The Unlikely Evolution of “Hallelujah”

In starting a blog column focused on cover songs, I would be remiss to not begin with perhaps the most famously covered song of all time: “Hallelujah”. Originally recorded by Leonard Cohen and released on his album Various Positions in 1984, “Hallelujah” was not the immediate hit it would later prove to be. In fact, the arrangement of the song we hear most often today is not even the version Cohen originally released.

John Cale, (known for his solo work, as well as for cofounding The Velvet Underground) had heard Cohen perform the song live using different verses than were sung on the recorded track. Cale asked Cohen to send over the alternate verses he had—upwards of eighty—and with that, Cale pieced together the version we hear at every coffee shop around the world. For comparison:

Original studio version:

John Cale’s version, performed by Cohen:

Despite the song’s metamorphosis which took place between Cohen and Cale, most people associate “Hallelujah” with Jeff Buckley who recorded a cover of the song for his first and only album entitled Grace, which was released three years prior to his untimely death in 1997. However, the song really hit mass-market appeal when John Cale’s version was used in the blockbuster movie Shrek in 2001. Oddly, this still wasn’t the version that charted. The soundtrack to Shrek (which sold two million copies) used Rufus Wainwright’s version of “Hallelujah” instead of Cale’s, despite featuring the latter version prominently in the film. This was the catalyst that launched “Hallelujah” into a level of popularity it had not yet managed to achieve since its release almost two decades before.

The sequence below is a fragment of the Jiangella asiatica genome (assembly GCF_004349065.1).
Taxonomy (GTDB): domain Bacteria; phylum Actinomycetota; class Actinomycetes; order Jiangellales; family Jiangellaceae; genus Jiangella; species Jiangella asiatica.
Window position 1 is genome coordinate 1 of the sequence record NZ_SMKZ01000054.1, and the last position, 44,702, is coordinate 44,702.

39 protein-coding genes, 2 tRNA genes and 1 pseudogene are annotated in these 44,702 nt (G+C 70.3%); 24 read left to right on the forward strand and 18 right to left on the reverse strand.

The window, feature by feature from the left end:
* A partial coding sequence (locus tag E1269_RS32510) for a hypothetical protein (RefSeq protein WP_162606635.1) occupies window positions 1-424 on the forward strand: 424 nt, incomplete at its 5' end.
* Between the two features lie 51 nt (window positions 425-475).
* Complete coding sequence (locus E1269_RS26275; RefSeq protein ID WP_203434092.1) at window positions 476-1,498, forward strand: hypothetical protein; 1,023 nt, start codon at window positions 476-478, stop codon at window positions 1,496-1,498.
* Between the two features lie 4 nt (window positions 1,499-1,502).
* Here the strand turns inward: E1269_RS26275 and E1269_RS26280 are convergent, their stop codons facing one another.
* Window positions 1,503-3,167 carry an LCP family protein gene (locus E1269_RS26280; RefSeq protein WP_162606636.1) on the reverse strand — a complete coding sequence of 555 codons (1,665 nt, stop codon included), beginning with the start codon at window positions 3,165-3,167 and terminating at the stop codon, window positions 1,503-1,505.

This, of course, was just the start of things. With hundreds of covers recorded and performed live by artists spanning almost every genre out there, it’s hard to choose the best renditions, or even personal favorites. The versions I’ve come to know best are the two mentioned above: Wainwright’s and Buckley’s. However, the song continues to reach new ears through each artist who performs it.

Imogen Heap’s haunting a capella version scored a main character’s death in the popular teen drama The O.C. in 2006. Two years later, Kate Voegele performed the song on One Tree Hill—a teen soap known for launching the music careers of artists such as Wakey!Wakey! and Gavin DeGraw. The use of the song in shows whose audiences are predominately teens and twenty-somethings undoubtedly brought, and continues to bring “Hallelujah” to an entirely new group of listeners.

For fans of country, Willie Nelson’s take on the song seamlessly adds steel guitar; his voice quaking on the refrains. He’s also one of the few artists to use Cohen’s original lyrics in his cover. Other notable versions include Beirut’s ukulele cover, in which he uses a playing card to strum. Brandi Carlile’s addition of strings (courtesy of the Seattle Symphony) underlines her loaded and lovely voice, while Bono’s version is at its best when it is ignored entirely. These artists and many more—ranging from Bob Dylan to Paramore to Renée Fleming—have done covers of the song. So what it is about this particular tune that resonates with so many different artists?

I’m inclined to believe it’s the mystery of the lyrics that draws so many people to it. Is the song about religion, sex, lost love, abuse? Cohen won’t be the one to tell you, offering little explanation of the song throughout his years of performing. Perhaps it means something different to each artist who covers it, infusing his or her own experiences into the performance and creating an entirely different song each time it’s sung. Although, it’s possible I’m just overthinking it—something Cohen certainly doesn’t do anymore. When asked what his opinion of the song is nowadays, Cohen offered, “I think it’s a good song, but I think too many people sing it”.

Point taken, Mr. Cohen. Point taken.